A cleverly disguised email (spam or phishing), an infected website, or a carelessly installed program: there are many ways in which malware (or Trojans) can infect your employees’ laptops, tablets, or smartphones. The device in question therefore becomes the gateway for hackers. Antivirus programs only detect malware which is already known. Anyone who goes about their work with criminal intent finds it extremely easy to program new attacks, which in some cases remain undiscovered for many years. You should therefore only permit particularly sensitive operations from stationary, especially maintained, and protected devices, but under no circumstances from your employees’ personal smartphones.
3. Make DDoS Attacks Miss the Mark
DDoS attacks are like fast food for cyber criminals: quick and dirty. Any layman can commission an attack such as this for less than USD 100. A hacker network then mobilizes a large number of computers which access the victim’s server at the same time. The server breaks down under the load of the traffic and can no longer be reached. Ensure that your web hosting provider or your data center has a so-called DDoS guard. This disconnects the malicious traffic at the backbone and diverts it into an intermediate cache so that only the desired data reaches your server. You can therefore divert most “conventional” DDoS attacks in this way.
4. Use Two-Factor Authentication
For a long time, a strict password policy was considered to be the most important measure for increased cyber security. With predefined rules (special characters, upper-case letters, etc.) and minimum lengths, people tried to get users to choose secure passwords. In many cases, this was counter-productive, because it led to users writing their password down and saving it on their device. Two-factor authentication, such as a push message on a smartphone with a new code generated for each authentication, is more effective.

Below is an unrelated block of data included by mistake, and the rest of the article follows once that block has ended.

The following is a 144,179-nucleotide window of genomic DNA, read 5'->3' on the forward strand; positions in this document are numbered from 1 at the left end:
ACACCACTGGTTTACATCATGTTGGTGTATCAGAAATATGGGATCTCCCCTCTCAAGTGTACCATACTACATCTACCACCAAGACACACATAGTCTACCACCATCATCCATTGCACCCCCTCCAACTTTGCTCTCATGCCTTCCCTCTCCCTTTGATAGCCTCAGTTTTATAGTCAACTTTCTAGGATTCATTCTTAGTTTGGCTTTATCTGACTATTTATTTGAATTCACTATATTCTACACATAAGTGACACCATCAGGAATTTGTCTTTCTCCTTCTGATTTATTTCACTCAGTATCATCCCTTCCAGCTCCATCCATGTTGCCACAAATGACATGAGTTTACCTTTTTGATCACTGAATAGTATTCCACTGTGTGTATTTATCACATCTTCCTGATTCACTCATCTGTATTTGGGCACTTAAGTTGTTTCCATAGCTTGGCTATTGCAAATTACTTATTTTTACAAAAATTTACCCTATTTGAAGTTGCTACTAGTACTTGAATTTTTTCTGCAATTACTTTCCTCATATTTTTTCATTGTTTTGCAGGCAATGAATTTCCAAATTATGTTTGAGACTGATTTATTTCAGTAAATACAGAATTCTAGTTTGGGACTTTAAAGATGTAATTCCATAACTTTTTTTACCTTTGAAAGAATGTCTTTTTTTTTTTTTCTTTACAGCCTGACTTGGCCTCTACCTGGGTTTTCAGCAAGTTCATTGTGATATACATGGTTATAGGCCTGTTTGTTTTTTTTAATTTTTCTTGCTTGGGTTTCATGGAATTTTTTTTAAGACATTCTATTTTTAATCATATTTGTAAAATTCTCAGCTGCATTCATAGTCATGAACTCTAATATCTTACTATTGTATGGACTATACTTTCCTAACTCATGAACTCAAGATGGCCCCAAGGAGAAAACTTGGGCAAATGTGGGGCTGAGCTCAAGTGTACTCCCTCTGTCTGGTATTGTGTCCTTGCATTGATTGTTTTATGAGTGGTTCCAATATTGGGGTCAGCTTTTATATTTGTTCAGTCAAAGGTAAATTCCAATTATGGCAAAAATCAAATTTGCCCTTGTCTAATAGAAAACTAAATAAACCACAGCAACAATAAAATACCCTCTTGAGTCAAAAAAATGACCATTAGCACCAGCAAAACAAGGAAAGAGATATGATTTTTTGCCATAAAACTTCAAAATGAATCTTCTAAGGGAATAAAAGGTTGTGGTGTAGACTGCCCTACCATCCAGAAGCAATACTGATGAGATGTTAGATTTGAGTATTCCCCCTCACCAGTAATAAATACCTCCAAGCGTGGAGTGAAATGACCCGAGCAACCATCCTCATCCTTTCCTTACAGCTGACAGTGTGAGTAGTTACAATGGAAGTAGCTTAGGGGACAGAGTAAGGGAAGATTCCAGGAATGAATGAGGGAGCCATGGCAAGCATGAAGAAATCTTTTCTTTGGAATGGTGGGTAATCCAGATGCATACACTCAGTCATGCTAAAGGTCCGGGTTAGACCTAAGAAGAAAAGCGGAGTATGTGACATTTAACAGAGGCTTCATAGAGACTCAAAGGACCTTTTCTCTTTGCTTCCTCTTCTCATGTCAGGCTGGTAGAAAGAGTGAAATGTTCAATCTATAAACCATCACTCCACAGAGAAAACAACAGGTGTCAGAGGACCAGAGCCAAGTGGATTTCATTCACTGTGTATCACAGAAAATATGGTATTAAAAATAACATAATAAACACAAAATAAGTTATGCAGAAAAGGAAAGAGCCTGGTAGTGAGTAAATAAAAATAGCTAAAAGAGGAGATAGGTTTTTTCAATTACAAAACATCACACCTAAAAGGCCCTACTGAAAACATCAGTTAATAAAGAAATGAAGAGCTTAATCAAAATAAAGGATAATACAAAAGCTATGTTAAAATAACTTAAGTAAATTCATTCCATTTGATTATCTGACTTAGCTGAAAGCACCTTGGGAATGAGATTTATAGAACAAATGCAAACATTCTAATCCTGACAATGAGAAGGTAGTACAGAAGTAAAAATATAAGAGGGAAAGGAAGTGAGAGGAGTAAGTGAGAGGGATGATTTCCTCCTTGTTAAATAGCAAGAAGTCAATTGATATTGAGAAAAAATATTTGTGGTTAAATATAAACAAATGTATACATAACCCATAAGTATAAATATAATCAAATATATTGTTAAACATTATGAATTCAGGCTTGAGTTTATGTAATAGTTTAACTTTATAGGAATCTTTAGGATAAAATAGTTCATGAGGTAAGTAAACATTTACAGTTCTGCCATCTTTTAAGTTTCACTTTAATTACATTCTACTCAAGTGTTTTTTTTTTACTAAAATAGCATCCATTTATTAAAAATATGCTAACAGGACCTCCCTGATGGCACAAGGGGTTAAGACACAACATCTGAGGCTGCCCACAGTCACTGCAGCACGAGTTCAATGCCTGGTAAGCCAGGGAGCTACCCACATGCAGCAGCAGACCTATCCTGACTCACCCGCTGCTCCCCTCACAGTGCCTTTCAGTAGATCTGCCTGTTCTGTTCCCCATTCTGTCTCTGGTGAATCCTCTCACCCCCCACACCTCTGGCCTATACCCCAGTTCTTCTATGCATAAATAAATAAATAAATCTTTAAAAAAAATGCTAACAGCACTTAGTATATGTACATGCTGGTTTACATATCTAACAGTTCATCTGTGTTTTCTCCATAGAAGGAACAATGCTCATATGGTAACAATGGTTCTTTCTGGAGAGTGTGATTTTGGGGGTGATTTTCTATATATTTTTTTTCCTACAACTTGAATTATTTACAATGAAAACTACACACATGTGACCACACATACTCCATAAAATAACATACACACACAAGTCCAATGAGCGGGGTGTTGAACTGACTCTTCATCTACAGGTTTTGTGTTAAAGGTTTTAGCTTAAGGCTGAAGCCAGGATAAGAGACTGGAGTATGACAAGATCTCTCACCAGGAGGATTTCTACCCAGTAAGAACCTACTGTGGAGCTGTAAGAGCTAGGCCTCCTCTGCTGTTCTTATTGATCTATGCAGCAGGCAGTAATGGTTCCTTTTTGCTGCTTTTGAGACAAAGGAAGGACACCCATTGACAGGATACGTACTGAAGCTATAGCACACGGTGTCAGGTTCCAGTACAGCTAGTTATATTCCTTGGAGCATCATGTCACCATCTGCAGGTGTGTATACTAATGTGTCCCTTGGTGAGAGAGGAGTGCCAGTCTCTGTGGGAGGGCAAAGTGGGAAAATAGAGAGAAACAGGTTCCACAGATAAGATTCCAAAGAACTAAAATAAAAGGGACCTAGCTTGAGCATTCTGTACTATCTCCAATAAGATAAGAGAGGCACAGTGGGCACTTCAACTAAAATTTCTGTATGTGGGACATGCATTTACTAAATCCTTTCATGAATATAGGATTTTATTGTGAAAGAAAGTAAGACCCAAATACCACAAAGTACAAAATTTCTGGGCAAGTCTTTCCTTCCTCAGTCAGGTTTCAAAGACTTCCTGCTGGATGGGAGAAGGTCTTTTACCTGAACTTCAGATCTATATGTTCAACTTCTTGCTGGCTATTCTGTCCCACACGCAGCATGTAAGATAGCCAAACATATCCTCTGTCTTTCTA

5. Train Your Employees
In most cases, cyber attacks succeed because, somewhere along the line, the human factor fails. Hold an annual cyber security seminar with your employees to raise awareness of the topic among them. Be as descriptive as possible in this regard, by demonstrating, for example, how easy it is for a hacker to bring a mobile device under their control with a Trojan.
6. Maintain an Overview of the Entire Value Creation Chain
As business processes are increasingly being outsourced to the cloud, companies are indeed becoming more efficient, but they are also becoming more vulnerable. Often, sharing data over the Internet with employees, suppliers or customers is simply unavoidable. Here, the IT security of the supply chain as a whole should be checked. Your partners should, if possible, apply the same security standards as you do in your own company.
7. Go Offline Every Now and Again
In highly sensitive fields, such as intelligence services and nuclear power plants, it is common to operate certain IT systems offline. So have a good, hard think about whether all your servers really have to be connected to the Internet around the clock.
Subscribe to our newsletter and regularly receive the latest information about products, services and other green.ch AG and Green Datacenter AG activities.